UNITED NATIONS — The U.N. chief appointed a new special envoy to Yemen as pressure grows to return to peace talks while fighting continues in the Arab world’s poorest country.
A statement Saturday says Ban Ki-moon has appointed Ismail Ould Cheikh Ahmed of Mauritania, who until now has led the U.N.’s Ebola mission.
More than a thousand people have been killed in recent weeks after Iran-backed Shiite rebels swept through the country and a Saudi-led Sunni coalition began airstrikes to drive them back. The Western-backed president fled the country as the Houthi rebels closed in, and warnings have since grown of a humanitarian crisis as food and fuel supplies run short.
Ahmed replaces Jamal Benomar, who had said he was stepping down. Benomar had faced sharp criticism from Saudi Arabia and other Gulf countries as his recent efforts to broker peace showed little success, though for a time Yemen had been held up as a model country for its post-Arab Spring political transition.
Benomar’s four years of efforts fell apart amid the Houthi rebel uprising and the airstrike response, which has led to fears of a kind of proxy war between Saudi Arabia and its Sunni allies and Iran, a Shiite power that has supported the Houthis.
Yemen’s U.N. ambassador, Khaled Alyemany, told the AP earlier this month that Benomar had not paid enough attention to the government of President Abed Rabbo Mansour Hadi, Yemen’s internationally recognized leader, and “had started to promote the Houthis, and we cannot accept that.” At the time, Benomar did not comment.
Alyemany called Amhed “a very good U.N. diplomat and expert.”
Ahmed was appointed by Ban in December as head of the U.N. Mission for Ebola Emergency Response, based in Ghana. His approach in responding to the crisis was “hands-on,” said Tolbert Nyenswah, head of the Ebola response in Liberia, the country that has seen more deaths than any other during the outbreak.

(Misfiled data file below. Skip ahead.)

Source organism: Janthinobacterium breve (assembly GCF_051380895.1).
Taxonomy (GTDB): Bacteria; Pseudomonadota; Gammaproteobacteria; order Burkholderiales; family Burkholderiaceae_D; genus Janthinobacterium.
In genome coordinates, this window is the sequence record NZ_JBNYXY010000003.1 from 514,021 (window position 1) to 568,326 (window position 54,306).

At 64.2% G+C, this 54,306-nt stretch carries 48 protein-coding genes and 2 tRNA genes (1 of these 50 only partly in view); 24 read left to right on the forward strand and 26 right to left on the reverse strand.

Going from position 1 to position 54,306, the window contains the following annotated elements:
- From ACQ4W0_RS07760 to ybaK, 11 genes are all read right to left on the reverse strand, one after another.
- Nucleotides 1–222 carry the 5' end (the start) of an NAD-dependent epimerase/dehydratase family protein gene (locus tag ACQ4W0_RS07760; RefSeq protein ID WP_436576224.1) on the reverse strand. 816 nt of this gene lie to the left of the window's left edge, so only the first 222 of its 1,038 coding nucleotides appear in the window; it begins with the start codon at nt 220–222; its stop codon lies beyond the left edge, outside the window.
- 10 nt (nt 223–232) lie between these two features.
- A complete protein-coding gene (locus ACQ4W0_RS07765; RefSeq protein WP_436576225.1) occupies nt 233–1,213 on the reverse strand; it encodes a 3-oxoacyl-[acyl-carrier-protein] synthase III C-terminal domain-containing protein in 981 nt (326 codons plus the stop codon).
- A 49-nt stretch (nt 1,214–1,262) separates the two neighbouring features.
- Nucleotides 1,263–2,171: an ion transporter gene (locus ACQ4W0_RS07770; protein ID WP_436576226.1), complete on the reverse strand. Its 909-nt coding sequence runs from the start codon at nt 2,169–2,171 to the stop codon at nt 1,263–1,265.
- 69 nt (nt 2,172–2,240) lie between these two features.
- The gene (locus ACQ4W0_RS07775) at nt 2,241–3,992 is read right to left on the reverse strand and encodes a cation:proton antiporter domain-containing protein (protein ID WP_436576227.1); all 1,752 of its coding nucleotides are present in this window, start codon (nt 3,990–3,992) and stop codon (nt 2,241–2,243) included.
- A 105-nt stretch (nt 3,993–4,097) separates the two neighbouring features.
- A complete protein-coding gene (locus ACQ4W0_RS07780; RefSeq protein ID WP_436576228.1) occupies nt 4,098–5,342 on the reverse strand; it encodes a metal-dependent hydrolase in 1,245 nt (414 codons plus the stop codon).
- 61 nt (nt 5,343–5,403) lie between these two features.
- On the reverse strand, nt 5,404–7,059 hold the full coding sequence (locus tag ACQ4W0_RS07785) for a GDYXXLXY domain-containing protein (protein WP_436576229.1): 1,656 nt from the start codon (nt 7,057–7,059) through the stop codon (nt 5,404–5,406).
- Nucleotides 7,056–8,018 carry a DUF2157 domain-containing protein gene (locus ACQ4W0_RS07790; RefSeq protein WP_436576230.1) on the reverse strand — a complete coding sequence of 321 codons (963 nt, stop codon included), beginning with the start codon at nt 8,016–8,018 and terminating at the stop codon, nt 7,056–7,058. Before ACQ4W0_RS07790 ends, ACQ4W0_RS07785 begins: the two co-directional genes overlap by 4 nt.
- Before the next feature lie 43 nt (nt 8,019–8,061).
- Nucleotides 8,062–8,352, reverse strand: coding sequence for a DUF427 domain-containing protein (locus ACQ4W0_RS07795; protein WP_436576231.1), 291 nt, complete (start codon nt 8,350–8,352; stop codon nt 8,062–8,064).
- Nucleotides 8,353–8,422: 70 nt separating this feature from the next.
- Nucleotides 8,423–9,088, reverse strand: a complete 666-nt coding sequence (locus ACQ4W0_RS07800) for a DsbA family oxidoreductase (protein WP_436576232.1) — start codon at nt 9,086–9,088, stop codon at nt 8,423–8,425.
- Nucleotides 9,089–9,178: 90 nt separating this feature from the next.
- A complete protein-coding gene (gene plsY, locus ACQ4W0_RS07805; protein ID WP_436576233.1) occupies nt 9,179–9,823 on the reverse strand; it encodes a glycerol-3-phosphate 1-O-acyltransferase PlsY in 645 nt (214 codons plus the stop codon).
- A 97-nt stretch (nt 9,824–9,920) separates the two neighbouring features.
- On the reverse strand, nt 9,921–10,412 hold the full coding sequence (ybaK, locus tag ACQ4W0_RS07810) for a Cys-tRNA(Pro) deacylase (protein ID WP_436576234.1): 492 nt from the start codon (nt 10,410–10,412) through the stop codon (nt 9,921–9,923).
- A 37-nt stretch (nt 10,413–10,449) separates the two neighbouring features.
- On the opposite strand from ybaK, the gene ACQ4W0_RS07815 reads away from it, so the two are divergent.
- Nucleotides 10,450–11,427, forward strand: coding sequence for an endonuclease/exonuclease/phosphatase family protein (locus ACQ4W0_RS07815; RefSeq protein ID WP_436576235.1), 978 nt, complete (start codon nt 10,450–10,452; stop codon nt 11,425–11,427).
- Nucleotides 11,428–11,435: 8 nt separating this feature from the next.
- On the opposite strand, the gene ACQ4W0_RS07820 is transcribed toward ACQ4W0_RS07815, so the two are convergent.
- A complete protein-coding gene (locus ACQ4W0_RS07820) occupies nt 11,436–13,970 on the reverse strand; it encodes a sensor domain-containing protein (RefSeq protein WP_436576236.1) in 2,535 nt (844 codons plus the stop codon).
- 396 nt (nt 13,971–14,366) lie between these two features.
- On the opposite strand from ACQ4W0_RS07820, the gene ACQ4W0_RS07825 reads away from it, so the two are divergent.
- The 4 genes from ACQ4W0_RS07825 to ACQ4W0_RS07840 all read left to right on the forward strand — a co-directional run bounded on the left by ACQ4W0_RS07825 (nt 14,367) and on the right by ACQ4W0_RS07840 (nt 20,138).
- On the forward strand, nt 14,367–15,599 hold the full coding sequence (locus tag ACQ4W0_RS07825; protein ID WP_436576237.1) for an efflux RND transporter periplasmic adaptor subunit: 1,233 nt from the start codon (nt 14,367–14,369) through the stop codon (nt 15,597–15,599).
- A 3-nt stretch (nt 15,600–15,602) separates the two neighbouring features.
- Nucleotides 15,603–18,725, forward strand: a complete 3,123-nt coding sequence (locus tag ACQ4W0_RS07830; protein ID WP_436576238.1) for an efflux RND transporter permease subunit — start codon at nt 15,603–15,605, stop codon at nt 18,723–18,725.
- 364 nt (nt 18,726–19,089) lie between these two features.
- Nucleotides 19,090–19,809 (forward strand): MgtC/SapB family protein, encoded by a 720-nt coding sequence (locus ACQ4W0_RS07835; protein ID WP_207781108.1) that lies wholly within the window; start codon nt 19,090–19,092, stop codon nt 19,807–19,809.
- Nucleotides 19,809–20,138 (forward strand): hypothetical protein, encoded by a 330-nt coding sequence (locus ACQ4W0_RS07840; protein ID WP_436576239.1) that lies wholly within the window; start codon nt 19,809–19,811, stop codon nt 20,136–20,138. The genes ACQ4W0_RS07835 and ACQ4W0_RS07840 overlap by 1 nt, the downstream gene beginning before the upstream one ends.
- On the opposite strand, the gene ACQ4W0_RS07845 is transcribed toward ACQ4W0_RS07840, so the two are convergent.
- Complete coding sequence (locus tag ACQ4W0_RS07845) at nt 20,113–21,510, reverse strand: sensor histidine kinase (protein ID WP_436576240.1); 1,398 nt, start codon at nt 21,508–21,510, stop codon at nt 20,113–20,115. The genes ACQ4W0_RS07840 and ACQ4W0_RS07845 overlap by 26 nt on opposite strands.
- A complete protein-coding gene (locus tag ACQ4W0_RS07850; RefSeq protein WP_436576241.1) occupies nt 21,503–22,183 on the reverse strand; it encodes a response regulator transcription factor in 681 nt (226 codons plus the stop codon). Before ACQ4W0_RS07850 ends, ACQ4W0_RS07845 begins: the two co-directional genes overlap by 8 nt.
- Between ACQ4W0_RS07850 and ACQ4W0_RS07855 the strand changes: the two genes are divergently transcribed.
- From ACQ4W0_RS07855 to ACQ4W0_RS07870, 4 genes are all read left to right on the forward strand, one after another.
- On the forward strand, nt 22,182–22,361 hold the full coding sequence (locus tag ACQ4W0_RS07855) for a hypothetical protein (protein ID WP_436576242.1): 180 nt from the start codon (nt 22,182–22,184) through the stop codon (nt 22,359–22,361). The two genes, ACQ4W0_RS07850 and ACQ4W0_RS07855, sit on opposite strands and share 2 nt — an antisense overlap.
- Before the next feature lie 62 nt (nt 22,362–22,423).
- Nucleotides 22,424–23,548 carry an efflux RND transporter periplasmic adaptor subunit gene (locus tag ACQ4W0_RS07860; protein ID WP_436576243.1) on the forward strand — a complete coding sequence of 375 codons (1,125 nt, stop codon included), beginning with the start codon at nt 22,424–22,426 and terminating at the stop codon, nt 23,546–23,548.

Nyenswah recalled a visit to Liberia’s western Grand Cape Mount County, which borders Sierra Leone and continued to record Ebola cases well after the epidemic slowed in Monrovia.
There, Ahmed used “plain and simple English” to explain to residents the need to avoid handling the dead bodies of Ebola victims s to mitigate the risk of infection, Nyenswah said.
Ahmed won’t be new to Yemen, where he previously served as a U.N. humanitarian coordinator.
Another concern in Yemen is the growing presence of the Islamic State group. Analysts fear the group is taking advantage of Yemen’s chaos to expand there.
The head of U.N. operations in Yemen said in an interview with The Associated Press this week that a renewal of peace talks is “inevitable,” and behind-the-scenes diplomatic efforts could bring results in the coming weeks.
The U.N. Security Council recently imposed an arms embargo on Houthi leaders and again demanded that they withdraw and stop the violence. The council also imposed an arms embargo on former president Ali Abdullah Saleh, who had stepped down in early 2012 as part of the U.N.-guided transition and now has aligned himself with the Houthis.
The Gulf Cooperation Council - which includes Yemen’s neighbors Saudi Arabia and Oman as well as Bahrain, Kuwait, Qatar and the United Arab Emirates - put together the plan for a political transition in Yemen that was only partially carried out.
AP writers Jonathan Paye-Layleh in Monrovia, Liberia, and Robbie Corey-Boulet in Abidjan, Ivory Coast, contributed to this report.
Copyright © 2021 The Washington Times, LLC.